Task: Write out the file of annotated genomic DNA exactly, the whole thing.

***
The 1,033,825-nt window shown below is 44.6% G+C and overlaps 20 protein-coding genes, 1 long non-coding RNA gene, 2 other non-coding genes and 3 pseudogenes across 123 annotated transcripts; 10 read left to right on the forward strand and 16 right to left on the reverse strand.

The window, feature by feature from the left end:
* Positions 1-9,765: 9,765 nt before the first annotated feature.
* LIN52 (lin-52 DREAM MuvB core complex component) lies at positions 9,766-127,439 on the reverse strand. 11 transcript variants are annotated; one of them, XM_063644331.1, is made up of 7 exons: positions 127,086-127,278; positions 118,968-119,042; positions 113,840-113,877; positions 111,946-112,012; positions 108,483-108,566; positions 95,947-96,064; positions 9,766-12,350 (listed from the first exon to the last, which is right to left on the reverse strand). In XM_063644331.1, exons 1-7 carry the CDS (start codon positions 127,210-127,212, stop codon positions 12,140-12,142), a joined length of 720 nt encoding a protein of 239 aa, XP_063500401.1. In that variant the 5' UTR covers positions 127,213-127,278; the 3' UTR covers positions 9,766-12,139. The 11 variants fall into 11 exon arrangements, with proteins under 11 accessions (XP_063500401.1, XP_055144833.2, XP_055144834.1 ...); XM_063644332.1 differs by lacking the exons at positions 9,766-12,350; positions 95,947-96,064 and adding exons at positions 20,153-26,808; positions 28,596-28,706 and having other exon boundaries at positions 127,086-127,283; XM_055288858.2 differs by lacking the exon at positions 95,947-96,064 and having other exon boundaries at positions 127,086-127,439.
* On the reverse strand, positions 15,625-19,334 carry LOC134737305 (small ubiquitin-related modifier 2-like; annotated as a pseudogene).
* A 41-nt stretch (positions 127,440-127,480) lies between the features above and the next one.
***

The 1,033,825-nt window shown below is 44.6% G+C and overlaps 20 protein-coding genes, 1 long non-coding RNA gene, 2 other non-coding genes and 3 pseudogenes across 123 annotated transcripts; 10 read left to right on the forward strand and 16 right to left on the reverse strand.

The window, feature by feature from the left end:
* Positions 1-9,765: 9,765 nt before the first annotated feature.
* LIN52 (lin-52 DREAM MuvB core complex component) lies at positions 9,766-127,439 on the reverse strand. 11 transcript variants are annotated; one of them, XM_063644331.1, is made up of 7 exons: positions 127,086-127,278; positions 118,968-119,042; positions 113,840-113,877; positions 111,946-112,012; positions 108,483-108,566; positions 95,947-96,064; positions 9,766-12,350 (listed from the first exon to the last, which is right to left on the reverse strand). In XM_063644331.1, exons 1-7 carry the CDS (start codon positions 127,210-127,212, stop codon positions 12,140-12,142), a joined length of 720 nt encoding a protein of 239 aa, XP_063500401.1. In that variant the 5' UTR covers positions 127,213-127,278; the 3' UTR covers positions 9,766-12,139. The 11 variants fall into 11 exon arrangements, with proteins under 11 accessions (XP_063500401.1, XP_055144833.2, XP_055144834.1 ...); XM_063644332.1 differs by lacking the exons at positions 9,766-12,350; positions 95,947-96,064 and adding exons at positions 20,153-26,808; positions 28,596-28,706 and having other exon boundaries at positions 127,086-127,283; XM_055288858.2 differs by lacking the exon at positions 95,947-96,064 and having other exon boundaries at positions 127,086-127,439.
* On the reverse strand, positions 15,625-19,334 carry LOC134737305 (small ubiquitin-related modifier 2-like; annotated as a pseudogene).
* A 41-nt stretch (positions 127,440-127,480) lies between the features above and the next one.